The retirement of Rep. Dick Gephardt (search) could clear the way for a candidate with a famous political surname. State Rep. Russ Carnahan (search), the scion of one of Missouri's most famous political families, is viewed as the odds-on favorite to win the Democratic primary Tuesday and go on to victory in November.

For half a century, Missouri's 3rd Congressional District has been a hallmark of constancy.

Since 1953, only two people have held the seat: Rep. Leonor K. Sullivan and Gephardt, who was elected to the first of 14 terms in 1976 and went on to become the House Democratic leader and a presidential candidate on two occasions.

"It's all over," said Ken Warren, a pollster and Saint Louis University political science professor. "There's a lot of money on Carnahan. I don't see how he can lose. He's ahead 20 points."

That hasn't stopped the race from turning nasty in the past two weeks. Some competitors and even constituents have attacked Carnahan's attendance and record in the Legislature and called him the least qualified of the nine Democratic contenders. Carnahan, in turn, says his rivals are misrepresenting his record and trying to hurt his good name.

Carnahan is in his fourth year as legislator but has spent a lifetime in a highly visible Missouri political family. He is the son of the late Gov. Mel Carnahan and former U.S. Sen. Jean Carnahan, and the grandson of A.S.J. Carnahan, a former congressman and the first U.S. ambassador to Sierra Leone.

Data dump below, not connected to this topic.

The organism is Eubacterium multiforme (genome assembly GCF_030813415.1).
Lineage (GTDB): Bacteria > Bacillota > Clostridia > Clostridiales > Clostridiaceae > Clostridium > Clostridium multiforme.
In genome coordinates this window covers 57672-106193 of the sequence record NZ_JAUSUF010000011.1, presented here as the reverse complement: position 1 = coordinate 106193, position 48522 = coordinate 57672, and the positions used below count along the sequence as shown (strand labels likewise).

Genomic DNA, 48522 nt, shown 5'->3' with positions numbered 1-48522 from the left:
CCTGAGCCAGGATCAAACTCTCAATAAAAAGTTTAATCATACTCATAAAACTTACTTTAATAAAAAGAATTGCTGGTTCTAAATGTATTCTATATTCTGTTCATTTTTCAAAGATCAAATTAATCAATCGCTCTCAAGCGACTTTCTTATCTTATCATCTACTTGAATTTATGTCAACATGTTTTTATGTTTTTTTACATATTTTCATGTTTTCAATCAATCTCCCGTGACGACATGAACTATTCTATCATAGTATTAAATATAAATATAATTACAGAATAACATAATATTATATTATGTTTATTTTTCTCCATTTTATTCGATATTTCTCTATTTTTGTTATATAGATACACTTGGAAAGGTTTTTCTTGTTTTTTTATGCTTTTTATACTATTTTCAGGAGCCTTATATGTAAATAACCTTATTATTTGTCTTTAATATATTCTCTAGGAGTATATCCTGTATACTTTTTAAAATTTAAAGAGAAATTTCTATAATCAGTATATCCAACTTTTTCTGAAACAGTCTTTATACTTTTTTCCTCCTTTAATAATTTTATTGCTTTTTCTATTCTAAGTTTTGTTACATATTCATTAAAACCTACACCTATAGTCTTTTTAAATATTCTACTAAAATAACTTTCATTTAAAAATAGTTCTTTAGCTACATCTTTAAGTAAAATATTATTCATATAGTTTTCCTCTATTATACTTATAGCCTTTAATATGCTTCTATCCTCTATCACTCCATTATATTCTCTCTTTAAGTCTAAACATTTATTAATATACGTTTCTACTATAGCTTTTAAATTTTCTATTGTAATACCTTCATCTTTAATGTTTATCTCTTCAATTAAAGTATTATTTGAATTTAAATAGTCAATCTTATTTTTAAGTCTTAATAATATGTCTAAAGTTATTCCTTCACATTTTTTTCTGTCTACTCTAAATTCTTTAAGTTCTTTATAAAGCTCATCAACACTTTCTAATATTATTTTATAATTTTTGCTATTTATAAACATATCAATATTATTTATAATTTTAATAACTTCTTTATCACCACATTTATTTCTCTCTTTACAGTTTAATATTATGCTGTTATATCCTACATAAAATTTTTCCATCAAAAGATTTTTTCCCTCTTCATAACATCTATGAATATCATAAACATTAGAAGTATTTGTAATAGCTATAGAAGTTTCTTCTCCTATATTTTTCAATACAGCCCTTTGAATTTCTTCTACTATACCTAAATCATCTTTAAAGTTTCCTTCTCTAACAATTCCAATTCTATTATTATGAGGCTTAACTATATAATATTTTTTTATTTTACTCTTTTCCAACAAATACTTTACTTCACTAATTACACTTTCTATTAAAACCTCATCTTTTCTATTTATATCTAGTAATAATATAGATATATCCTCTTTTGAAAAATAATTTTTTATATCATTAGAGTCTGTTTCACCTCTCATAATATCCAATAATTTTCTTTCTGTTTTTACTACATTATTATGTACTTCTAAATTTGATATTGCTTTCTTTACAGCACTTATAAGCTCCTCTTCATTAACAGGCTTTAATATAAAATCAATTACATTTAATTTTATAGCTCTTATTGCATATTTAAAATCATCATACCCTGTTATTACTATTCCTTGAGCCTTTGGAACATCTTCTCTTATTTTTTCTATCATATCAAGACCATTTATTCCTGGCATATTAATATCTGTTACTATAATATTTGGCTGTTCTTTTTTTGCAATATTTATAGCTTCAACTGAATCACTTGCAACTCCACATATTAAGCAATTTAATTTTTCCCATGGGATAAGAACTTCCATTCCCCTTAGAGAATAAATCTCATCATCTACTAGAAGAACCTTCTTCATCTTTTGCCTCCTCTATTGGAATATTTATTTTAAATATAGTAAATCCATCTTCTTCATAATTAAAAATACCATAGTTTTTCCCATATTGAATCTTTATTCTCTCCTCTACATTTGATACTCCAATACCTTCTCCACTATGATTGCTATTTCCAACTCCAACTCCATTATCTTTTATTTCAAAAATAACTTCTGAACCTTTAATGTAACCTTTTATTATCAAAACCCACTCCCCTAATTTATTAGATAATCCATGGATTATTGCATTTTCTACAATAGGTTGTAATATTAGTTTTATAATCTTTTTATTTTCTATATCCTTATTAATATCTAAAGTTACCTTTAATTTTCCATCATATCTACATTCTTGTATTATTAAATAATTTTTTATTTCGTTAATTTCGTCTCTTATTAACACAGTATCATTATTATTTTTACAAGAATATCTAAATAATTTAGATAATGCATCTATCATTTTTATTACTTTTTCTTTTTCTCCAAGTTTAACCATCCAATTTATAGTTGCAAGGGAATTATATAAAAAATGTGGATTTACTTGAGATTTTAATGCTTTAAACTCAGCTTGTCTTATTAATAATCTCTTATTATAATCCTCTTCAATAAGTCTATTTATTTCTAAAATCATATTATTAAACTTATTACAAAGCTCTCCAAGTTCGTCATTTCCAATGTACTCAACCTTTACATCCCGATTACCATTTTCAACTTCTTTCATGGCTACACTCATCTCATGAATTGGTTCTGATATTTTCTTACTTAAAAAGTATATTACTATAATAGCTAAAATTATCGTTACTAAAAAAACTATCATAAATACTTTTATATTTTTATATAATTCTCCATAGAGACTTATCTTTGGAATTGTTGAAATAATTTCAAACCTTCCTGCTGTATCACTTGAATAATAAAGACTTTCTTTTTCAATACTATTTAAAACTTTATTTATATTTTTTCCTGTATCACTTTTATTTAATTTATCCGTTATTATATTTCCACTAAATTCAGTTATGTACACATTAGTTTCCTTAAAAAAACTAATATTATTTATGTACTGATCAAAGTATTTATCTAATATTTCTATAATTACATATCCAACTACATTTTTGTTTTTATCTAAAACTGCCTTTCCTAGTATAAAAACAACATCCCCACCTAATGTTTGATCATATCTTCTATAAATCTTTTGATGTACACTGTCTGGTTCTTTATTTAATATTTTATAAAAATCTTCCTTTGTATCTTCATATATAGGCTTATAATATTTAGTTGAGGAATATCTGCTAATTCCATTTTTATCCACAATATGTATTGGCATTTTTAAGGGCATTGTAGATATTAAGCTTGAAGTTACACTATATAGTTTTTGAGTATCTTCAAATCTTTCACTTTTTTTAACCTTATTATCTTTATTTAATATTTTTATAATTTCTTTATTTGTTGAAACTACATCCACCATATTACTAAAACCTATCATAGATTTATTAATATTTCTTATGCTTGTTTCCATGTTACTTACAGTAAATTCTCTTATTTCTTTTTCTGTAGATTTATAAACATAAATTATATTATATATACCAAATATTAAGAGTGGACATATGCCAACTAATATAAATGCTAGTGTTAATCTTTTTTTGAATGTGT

He called this moment a "historic turnover" in the district and bristled at claims he was not up to the job. He said he is not running on the family name but will earn his stature in Congress "the old-fashioned way."

Warren cited a poll from April that had Carnahan ahead with 38 percent of the vote. His next-nearest competitor, state Sen. Steve Stoll, has 15 percent. The poll is three months old, but "it still means something," because few candidates can afford TV advertising to get their message out, Warren said.

Warren said Carnahan's campaign chest and name recognition are an unbeatable combination. Because voters are largely unaware of the candidates and their issues, most will vote the name they are comfortable with, Warren said.

Nine Democrats are in the race, including university lecturer Jeff Smith, who helped direct Bill Bradley's 2000 presidential campaign in Iowa, and who has been endorsed by former presidential contender Howard Dean (search). He is running a strong grass roots campaign and a packed schedule that includes a bike trek through the district. Former state Reps. Joan Barry and Jo Ann Karll are also running.

Two Republicans will face off in the primary, including Bill Federer (search), who lost to Gephardt in 1998 and 2000. Federer's endorsements include celebrities Pat Boone, Chuck Norris, and Art Linkletter, and former U.S. Attorney General Edwin Meese.

But the Republican nominee will face long odds in November. The GOP has not held the seat since 1949 and has represented the district for only 24 of the past 157 years.